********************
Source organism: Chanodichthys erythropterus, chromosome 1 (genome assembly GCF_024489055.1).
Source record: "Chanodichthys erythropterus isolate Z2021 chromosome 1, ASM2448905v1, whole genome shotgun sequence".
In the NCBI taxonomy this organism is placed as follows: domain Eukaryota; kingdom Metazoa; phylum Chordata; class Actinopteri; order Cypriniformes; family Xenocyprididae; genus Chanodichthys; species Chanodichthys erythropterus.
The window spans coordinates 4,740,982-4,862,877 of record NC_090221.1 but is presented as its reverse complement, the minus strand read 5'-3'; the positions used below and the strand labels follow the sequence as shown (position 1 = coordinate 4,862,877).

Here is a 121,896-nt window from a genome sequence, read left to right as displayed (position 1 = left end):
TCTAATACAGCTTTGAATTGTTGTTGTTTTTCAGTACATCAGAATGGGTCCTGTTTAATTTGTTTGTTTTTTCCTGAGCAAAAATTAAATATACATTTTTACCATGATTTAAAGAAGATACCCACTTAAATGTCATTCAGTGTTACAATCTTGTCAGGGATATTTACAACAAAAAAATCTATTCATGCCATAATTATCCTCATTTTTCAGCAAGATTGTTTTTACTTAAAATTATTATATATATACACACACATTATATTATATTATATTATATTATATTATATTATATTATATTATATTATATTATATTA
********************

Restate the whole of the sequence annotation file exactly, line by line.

Source organism: Chanodichthys erythropterus, chromosome 1 (genome assembly GCF_024489055.1).
Source record: "Chanodichthys erythropterus isolate Z2021 chromosome 1, ASM2448905v1, whole genome shotgun sequence".
In the NCBI taxonomy this organism is placed as follows: domain Eukaryota; kingdom Metazoa; phylum Chordata; class Actinopteri; order Cypriniformes; family Xenocyprididae; genus Chanodichthys; species Chanodichthys erythropterus.
The window spans coordinates 4,740,982-4,862,877 of record NC_090221.1 but is presented as its reverse complement, the minus strand read 5'-3'; the positions used below and the strand labels follow the sequence as shown (position 1 = coordinate 4,862,877).

Here is a 121,896-nt window from a genome sequence, read left to right as displayed (position 1 = left end):
TCTAATACAGCTTTGAATTGTTGTTGTTTTTCAGTACATCAGAATGGGTCCTGTTTAATTTGTTTGTTTTTTCCTGAGCAAAAATTAAATATACATTTTTACCATGATTTAAAGAAGATACCCACTTAAATGTCATTCAGTGTTACAATCTTGTCAGGGATATTTACAACAAAAAAATCTATTCATGCCATAATTATCCTCATTTTTCAGCAAGATTGTTTTTACTTAAAATTATTATATATATACACACACATTATATTATATTATATTATATTATATTATATTATATTATATTATATTATATTATATTA